A Brief History of "Traditional" Corned Beef, Cabbage and Potatoes
A Tale Of Two Beefs
Corned Beef and Cabbage with Potatoes. In some fashion it is estimated that 80% of restaurants will be serving some combination or take on this traditional dish today. There is only one problem – this is not a true Irish dish, and in Ireland they quite honestly don’t care for corned beef as we know it.
Historically, the Irish people never ate a lot of beef. Pork was and remains the largest bred animal for meat on the island nation. Cows traditionally were used mainly for dairy products, milk and for their strength to work the country side for farming. It wasn’t until the Brits conquered Ireland that cows became seen as food. The British could not support their own citizens demands for beef, so cows were imported from Ireland as fast as they could be bred and reach slaughter weight. Then, around the mid to late 1660s came along the “Cattle Acts” that banned the export of live cattle from Ireland. But, with all the massive herds now being raised, the supply was still there. Add that the salt taxes in Ireland were significantly lower and you had a match made in heaven.
The flavor of Corned Beef (a British term because the salt crystals used were the size of corn kernels) was much more salty than what we know today in the States. However, for its nutritional value and its shelf life, the beef was popular all over the Western world. It was so popular and such a market at the time when France and Britain were at war, a war mostly fought at sea, the British allowed an exception for the French navy to still stop in Ireland to purchase corned beef.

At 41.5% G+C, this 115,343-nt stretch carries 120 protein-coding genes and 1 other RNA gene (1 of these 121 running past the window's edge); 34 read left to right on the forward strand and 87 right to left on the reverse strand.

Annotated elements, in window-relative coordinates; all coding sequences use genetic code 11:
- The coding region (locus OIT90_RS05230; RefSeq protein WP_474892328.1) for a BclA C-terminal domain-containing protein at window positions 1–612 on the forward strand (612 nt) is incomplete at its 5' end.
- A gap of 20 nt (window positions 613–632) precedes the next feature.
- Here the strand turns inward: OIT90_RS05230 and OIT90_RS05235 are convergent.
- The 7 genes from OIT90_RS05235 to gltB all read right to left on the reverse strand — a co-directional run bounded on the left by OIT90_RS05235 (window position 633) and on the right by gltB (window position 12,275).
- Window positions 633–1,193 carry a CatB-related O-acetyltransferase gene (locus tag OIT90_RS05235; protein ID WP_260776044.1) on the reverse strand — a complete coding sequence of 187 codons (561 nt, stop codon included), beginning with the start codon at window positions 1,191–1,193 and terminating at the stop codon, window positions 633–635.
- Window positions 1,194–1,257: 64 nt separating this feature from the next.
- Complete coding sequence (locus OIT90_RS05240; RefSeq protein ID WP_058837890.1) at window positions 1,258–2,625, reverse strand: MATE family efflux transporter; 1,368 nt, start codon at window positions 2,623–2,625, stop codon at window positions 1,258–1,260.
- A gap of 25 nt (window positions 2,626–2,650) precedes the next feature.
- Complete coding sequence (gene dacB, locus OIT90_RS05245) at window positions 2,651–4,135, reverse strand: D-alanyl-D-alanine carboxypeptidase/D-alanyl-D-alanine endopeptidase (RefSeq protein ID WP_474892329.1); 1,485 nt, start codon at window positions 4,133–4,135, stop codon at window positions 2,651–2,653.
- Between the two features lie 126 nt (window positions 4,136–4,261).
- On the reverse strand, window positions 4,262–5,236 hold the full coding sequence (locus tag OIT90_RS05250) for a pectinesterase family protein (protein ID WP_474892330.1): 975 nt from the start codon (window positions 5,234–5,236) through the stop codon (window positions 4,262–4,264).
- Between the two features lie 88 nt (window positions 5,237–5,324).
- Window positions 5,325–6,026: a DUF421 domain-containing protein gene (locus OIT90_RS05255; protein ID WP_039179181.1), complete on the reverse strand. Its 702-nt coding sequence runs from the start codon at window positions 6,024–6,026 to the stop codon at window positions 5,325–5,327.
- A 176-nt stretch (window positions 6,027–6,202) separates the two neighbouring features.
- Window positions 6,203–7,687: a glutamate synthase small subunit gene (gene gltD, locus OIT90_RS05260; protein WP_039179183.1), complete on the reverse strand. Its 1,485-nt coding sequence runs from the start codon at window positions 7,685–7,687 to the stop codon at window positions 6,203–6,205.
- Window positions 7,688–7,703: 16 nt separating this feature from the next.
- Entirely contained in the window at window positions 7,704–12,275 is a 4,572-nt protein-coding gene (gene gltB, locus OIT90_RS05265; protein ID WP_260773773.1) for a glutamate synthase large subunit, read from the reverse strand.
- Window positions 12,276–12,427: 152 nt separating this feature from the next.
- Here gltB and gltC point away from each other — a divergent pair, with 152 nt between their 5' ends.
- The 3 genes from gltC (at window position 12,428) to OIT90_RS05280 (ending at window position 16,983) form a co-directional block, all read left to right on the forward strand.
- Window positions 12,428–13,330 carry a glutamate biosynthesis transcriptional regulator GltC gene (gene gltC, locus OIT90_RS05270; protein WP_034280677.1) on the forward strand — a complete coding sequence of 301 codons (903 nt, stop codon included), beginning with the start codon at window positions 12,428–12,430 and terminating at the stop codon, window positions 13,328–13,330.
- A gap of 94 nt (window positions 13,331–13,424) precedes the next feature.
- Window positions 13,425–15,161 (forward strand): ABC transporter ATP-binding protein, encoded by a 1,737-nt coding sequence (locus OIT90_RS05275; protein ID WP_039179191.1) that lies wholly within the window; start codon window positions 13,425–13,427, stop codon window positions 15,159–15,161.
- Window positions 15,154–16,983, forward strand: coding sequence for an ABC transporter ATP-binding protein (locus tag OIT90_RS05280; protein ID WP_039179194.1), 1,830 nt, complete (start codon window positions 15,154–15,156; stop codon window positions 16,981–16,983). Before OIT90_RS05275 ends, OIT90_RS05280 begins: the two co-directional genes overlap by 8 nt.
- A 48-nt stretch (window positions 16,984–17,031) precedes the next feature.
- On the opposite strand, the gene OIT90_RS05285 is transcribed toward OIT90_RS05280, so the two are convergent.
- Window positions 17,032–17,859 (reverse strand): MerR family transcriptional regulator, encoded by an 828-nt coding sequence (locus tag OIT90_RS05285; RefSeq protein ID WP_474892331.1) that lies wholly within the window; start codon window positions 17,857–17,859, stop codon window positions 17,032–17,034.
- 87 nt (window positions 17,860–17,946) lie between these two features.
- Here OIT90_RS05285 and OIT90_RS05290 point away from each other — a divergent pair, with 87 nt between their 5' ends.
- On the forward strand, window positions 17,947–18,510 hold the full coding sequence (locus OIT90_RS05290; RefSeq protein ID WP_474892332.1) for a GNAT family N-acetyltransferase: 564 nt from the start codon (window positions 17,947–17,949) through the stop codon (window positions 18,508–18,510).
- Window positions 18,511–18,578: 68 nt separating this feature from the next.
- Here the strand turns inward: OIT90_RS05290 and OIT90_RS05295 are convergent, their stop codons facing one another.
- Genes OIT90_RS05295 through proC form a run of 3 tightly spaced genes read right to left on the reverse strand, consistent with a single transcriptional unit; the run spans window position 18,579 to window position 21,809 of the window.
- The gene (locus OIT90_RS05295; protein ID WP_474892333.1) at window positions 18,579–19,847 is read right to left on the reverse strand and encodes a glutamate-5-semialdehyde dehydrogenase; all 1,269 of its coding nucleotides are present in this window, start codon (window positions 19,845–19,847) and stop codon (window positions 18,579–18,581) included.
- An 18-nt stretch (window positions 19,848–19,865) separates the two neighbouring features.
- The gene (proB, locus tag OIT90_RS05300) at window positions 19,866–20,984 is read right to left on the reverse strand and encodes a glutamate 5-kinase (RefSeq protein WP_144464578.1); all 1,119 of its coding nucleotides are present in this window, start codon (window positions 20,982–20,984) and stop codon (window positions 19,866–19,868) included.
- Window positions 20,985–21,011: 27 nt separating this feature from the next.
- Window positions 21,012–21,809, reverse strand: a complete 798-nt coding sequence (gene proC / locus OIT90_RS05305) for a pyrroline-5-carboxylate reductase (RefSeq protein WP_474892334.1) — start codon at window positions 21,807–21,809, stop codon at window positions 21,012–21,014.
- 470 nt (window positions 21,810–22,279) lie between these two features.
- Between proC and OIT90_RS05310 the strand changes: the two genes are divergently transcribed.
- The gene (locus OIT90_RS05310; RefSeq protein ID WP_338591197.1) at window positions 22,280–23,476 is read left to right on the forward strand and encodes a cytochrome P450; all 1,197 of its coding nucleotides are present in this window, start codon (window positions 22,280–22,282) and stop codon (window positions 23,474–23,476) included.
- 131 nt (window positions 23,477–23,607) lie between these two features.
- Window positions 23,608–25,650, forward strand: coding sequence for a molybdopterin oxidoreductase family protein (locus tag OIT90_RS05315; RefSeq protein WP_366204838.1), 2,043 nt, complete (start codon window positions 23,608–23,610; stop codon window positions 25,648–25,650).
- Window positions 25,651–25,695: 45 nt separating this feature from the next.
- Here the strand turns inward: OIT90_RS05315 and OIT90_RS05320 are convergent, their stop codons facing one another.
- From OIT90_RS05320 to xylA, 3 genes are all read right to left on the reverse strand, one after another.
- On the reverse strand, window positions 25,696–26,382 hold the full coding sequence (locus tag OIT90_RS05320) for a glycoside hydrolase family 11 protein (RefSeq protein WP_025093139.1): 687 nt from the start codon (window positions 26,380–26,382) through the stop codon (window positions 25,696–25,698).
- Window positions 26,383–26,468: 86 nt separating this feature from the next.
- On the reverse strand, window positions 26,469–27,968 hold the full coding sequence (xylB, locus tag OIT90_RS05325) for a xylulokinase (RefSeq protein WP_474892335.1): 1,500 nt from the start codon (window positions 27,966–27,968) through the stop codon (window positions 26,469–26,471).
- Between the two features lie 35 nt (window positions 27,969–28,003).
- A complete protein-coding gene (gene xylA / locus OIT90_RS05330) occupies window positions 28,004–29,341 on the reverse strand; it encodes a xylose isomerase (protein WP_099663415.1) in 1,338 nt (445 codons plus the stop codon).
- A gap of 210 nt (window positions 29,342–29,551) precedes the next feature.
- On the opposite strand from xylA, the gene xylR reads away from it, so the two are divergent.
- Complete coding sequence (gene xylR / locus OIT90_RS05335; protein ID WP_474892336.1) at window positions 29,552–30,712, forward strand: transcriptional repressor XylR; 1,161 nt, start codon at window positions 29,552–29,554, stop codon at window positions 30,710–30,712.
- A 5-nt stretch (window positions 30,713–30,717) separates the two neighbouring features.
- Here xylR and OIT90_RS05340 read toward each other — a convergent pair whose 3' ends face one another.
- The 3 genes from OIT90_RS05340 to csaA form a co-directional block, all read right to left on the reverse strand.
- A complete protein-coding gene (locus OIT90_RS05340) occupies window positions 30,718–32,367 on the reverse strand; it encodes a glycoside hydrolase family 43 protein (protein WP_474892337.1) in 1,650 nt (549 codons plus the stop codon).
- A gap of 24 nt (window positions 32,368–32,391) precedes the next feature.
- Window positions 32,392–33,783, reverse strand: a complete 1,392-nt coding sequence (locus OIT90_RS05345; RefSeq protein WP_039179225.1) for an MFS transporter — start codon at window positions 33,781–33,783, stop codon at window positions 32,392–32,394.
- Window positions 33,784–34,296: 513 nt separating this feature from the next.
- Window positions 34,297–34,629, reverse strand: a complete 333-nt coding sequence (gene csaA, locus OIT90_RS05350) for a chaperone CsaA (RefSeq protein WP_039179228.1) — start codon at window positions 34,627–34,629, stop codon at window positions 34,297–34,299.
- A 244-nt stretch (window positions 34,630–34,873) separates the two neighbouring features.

Fast forward a couple hundred years and the staple diet in Ireland was still pork and the potato, introduced by the Brits 2 centuries before. When the “Potato Famine” hit the Irish population was devastated. Those that remained were forced to work the fields until their death in an attempt to keep everyone fed. Estimates say that close to a million Irish died in the famine and as many as a million more immigrated to the USA. Here, the Irish faced legal discrimination practices and found it difficult to assimilate. In addition, they were spread the world over due to oppression. This and many cultural similarities led to the Jewish and Irish immigrant communities becoming quite close.
Now that the Irish settlers were making homes and finding work, they were able to begin to afford a better quality of life then they had in Ireland. With this new financial freedom came an expansion in the celebration of their heritage. And when the (then) religious holiday of St. Patrick’s Day came around, the Irish American immigrants begin to buy a familiar product made by their ancestors – corned beef. Only they were buying it from their Jewish neighbors who made it from a Kosher Brisket and needed to cure the beef longer to break down the tough cut of meat. Add that to the traditional potatoes and cheapest vegetable available – cabbage – and you now have the “Traditional” St. Patrick’s meal of Corned Beef, Boiled Potatoes and Cabbage. A true homage to the heritage of the Irish and the American Dream of hard work, success and working within ones community for everyone’s benefit.
Chef Adam Scott for Dalstrong